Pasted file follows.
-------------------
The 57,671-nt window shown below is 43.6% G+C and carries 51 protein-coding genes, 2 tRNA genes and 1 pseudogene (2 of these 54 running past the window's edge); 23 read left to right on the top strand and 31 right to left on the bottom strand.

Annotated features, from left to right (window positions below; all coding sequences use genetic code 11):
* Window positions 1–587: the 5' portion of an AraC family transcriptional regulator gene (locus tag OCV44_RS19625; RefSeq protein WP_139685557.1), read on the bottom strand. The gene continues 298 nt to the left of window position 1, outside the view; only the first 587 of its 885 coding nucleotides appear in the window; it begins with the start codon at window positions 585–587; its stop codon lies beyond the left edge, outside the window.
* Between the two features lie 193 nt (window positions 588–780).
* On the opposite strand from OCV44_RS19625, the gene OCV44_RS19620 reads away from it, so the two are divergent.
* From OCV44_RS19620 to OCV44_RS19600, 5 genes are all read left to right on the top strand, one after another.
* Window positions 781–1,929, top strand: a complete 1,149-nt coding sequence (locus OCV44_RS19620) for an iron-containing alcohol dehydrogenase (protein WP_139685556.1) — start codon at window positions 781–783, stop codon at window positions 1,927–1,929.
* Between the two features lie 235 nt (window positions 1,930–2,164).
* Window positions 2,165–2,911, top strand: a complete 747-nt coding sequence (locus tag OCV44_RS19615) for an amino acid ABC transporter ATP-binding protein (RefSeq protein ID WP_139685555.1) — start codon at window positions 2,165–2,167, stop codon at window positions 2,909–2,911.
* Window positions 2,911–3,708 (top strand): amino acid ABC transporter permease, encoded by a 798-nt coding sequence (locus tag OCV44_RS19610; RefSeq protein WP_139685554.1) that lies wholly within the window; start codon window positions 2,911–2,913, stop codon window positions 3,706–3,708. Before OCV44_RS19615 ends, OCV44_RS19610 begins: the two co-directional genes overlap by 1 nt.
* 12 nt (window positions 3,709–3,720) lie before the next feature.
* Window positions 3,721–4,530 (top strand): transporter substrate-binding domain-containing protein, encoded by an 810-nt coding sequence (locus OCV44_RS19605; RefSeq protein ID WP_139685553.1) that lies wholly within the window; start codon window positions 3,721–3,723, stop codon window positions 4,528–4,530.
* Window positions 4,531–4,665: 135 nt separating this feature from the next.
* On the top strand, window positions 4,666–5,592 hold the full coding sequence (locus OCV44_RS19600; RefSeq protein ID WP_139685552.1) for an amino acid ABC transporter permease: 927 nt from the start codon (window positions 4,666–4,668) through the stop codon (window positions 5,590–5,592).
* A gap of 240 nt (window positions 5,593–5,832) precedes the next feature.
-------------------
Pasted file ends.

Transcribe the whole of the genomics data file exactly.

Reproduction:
The 57,671-nt window shown below is 43.6% G+C and carries 51 protein-coding genes, 2 tRNA genes and 1 pseudogene (2 of these 54 running past the window's edge); 23 read left to right on the top strand and 31 right to left on the bottom strand.

Annotated features, from left to right (window positions below; all coding sequences use genetic code 11):
* Window positions 1–587: the 5' portion of an AraC family transcriptional regulator gene (locus tag OCV44_RS19625; RefSeq protein WP_139685557.1), read on the bottom strand. The gene continues 298 nt to the left of window position 1, outside the view; only the first 587 of its 885 coding nucleotides appear in the window; it begins with the start codon at window positions 585–587; its stop codon lies beyond the left edge, outside the window.
* Between the two features lie 193 nt (window positions 588–780).
* On the opposite strand from OCV44_RS19625, the gene OCV44_RS19620 reads away from it, so the two are divergent.
* From OCV44_RS19620 to OCV44_RS19600, 5 genes are all read left to right on the top strand, one after another.
* Window positions 781–1,929, top strand: a complete 1,149-nt coding sequence (locus OCV44_RS19620) for an iron-containing alcohol dehydrogenase (protein WP_139685556.1) — start codon at window positions 781–783, stop codon at window positions 1,927–1,929.
* Between the two features lie 235 nt (window positions 1,930–2,164).
* Window positions 2,165–2,911, top strand: a complete 747-nt coding sequence (locus tag OCV44_RS19615) for an amino acid ABC transporter ATP-binding protein (RefSeq protein ID WP_139685555.1) — start codon at window positions 2,165–2,167, stop codon at window positions 2,909–2,911.
* Window positions 2,911–3,708 (top strand): amino acid ABC transporter permease, encoded by a 798-nt coding sequence (locus tag OCV44_RS19610; RefSeq protein WP_139685554.1) that lies wholly within the window; start codon window positions 2,911–2,913, stop codon window positions 3,706–3,708. Before OCV44_RS19615 ends, OCV44_RS19610 begins: the two co-directional genes overlap by 1 nt.
* 12 nt (window positions 3,709–3,720) lie before the next feature.
* Window positions 3,721–4,530 (top strand): transporter substrate-binding domain-containing protein, encoded by an 810-nt coding sequence (locus OCV44_RS19605; RefSeq protein ID WP_139685553.1) that lies wholly within the window; start codon window positions 3,721–3,723, stop codon window positions 4,528–4,530.
* Window positions 4,531–4,665: 135 nt separating this feature from the next.
* On the top strand, window positions 4,666–5,592 hold the full coding sequence (locus OCV44_RS19600; RefSeq protein ID WP_139685552.1) for an amino acid ABC transporter permease: 927 nt from the start codon (window positions 4,666–4,668) through the stop codon (window positions 5,590–5,592).
* A gap of 240 nt (window positions 5,593–5,832) precedes the next feature.